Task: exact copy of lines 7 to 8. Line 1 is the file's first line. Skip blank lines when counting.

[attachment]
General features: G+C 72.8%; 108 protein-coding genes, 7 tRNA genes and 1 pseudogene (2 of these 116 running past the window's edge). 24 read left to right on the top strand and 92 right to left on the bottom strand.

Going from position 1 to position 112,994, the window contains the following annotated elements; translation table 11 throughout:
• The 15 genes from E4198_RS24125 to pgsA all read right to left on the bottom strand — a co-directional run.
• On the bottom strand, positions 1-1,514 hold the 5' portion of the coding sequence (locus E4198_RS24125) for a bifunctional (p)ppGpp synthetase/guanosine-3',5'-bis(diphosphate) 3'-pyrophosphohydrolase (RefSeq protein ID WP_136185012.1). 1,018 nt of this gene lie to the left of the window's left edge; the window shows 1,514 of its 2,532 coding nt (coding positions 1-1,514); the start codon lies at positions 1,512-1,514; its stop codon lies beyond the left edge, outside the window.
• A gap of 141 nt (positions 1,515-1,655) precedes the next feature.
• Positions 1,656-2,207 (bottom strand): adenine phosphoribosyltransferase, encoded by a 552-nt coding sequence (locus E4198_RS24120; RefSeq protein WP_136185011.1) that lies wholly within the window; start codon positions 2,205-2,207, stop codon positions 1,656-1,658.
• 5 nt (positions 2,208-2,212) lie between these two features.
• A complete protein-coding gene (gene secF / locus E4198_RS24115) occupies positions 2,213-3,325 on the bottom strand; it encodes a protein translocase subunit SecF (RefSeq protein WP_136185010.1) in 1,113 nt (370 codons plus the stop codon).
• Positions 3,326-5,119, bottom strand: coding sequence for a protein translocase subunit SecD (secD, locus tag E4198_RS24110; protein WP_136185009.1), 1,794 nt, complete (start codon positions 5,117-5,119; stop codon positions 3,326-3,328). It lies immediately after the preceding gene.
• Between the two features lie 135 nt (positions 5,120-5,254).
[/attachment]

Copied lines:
• 5 nt (positions 2,208-2,212) lie between these two features.
• A complete protein-coding gene (gene secF / locus E4198_RS24115) occupies positions 2,213-3,325 on the bottom strand; it encodes a protein translocase subunit SecF (RefSeq protein WP_136185010.1) in 1,113 nt (370 codons plus the stop codon).